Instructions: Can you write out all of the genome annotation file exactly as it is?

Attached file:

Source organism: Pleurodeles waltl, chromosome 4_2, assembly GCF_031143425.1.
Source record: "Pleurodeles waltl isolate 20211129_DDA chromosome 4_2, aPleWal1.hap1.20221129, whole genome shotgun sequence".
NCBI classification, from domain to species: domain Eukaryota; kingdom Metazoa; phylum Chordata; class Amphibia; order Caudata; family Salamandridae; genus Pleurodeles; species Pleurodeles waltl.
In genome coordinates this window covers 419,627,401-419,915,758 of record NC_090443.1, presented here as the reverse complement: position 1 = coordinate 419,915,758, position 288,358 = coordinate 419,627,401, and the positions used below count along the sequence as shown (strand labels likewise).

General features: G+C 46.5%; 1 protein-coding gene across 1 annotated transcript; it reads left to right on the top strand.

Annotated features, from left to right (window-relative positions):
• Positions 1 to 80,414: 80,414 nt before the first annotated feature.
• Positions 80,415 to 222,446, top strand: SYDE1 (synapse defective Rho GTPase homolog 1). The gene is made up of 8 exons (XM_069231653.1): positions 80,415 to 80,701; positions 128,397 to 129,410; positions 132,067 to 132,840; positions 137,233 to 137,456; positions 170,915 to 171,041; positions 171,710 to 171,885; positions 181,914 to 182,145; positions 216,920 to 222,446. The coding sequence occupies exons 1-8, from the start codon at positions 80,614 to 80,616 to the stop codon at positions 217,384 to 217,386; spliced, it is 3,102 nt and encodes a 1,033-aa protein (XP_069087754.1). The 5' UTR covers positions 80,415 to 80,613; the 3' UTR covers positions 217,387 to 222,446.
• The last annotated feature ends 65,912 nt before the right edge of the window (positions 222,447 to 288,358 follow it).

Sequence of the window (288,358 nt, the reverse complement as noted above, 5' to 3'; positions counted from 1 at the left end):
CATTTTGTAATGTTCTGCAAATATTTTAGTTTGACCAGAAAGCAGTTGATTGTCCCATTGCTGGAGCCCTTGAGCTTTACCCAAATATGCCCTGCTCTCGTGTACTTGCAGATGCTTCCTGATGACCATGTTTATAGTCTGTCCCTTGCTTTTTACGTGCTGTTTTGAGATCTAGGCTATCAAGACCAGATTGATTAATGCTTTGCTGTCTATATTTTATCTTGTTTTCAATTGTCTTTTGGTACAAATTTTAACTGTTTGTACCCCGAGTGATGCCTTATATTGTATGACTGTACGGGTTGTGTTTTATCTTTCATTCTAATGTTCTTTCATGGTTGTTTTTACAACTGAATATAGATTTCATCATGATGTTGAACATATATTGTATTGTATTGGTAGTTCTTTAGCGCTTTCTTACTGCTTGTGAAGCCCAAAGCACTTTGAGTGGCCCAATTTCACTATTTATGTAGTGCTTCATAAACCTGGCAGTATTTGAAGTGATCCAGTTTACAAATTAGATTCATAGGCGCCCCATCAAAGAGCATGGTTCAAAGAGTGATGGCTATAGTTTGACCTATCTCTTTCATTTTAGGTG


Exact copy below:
Source organism: Pleurodeles waltl, chromosome 4_2, assembly GCF_031143425.1.
Source record: "Pleurodeles waltl isolate 20211129_DDA chromosome 4_2, aPleWal1.hap1.20221129, whole genome shotgun sequence".
NCBI classification, from domain to species: domain Eukaryota; kingdom Metazoa; phylum Chordata; class Amphibia; order Caudata; family Salamandridae; genus Pleurodeles; species Pleurodeles waltl.
In genome coordinates this window covers 419,627,401-419,915,758 of record NC_090443.1, presented here as the reverse complement: position 1 = coordinate 419,915,758, position 288,358 = coordinate 419,627,401, and the positions used below count along the sequence as shown (strand labels likewise).

General features: G+C 46.5%; 1 protein-coding gene across 1 annotated transcript; it reads left to right on the top strand.

Annotated features, from left to right (window-relative positions):
• Positions 1 to 80,414: 80,414 nt before the first annotated feature.
• Positions 80,415 to 222,446, top strand: SYDE1 (synapse defective Rho GTPase homolog 1). The gene is made up of 8 exons (XM_069231653.1): positions 80,415 to 80,701; positions 128,397 to 129,410; positions 132,067 to 132,840; positions 137,233 to 137,456; positions 170,915 to 171,041; positions 171,710 to 171,885; positions 181,914 to 182,145; positions 216,920 to 222,446. The coding sequence occupies exons 1-8, from the start codon at positions 80,614 to 80,616 to the stop codon at positions 217,384 to 217,386; spliced, it is 3,102 nt and encodes a 1,033-aa protein (XP_069087754.1). The 5' UTR covers positions 80,415 to 80,613; the 3' UTR covers positions 217,387 to 222,446.
• The last annotated feature ends 65,912 nt before the right edge of the window (positions 222,447 to 288,358 follow it).

Sequence of the window (288,358 nt, the reverse complement as noted above, 5' to 3'; positions counted from 1 at the left end):
CATTTTGTAATGTTCTGCAAATATTTTAGTTTGACCAGAAAGCAGTTGATTGTCCCATTGCTGGAGCCCTTGAGCTTTACCCAAATATGCCCTGCTCTCGTGTACTTGCAGATGCTTCCTGATGACCATGTTTATAGTCTGTCCCTTGCTTTTTACGTGCTGTTTTGAGATCTAGGCTATCAAGACCAGATTGATTAATGCTTTGCTGTCTATATTTTATCTTGTTTTCAATTGTCTTTTGGTACAAATTTTAACTGTTTGTACCCCGAGTGATGCCTTATATTGTATGACTGTACGGGTTGTGTTTTATCTTTCATTCTAATGTTCTTTCATGGTTGTTTTTACAACTGAATATAGATTTCATCATGATGTTGAACATATATTGTATTGTATTGGTAGTTCTTTAGCGCTTTCTTACTGCTTGTGAAGCCCAAAGCACTTTGAGTGGCCCAATTTCACTATTTATGTAGTGCTTCATAAACCTGGCAGTATTTGAAGTGATCCAGTTTACAAATTAGATTCATAGGCGCCCCATCAAAGAGCATGGTTCAAAGAGTGATGGCTATAGTTTGACCTATCTCTTTCATTTTAGGTG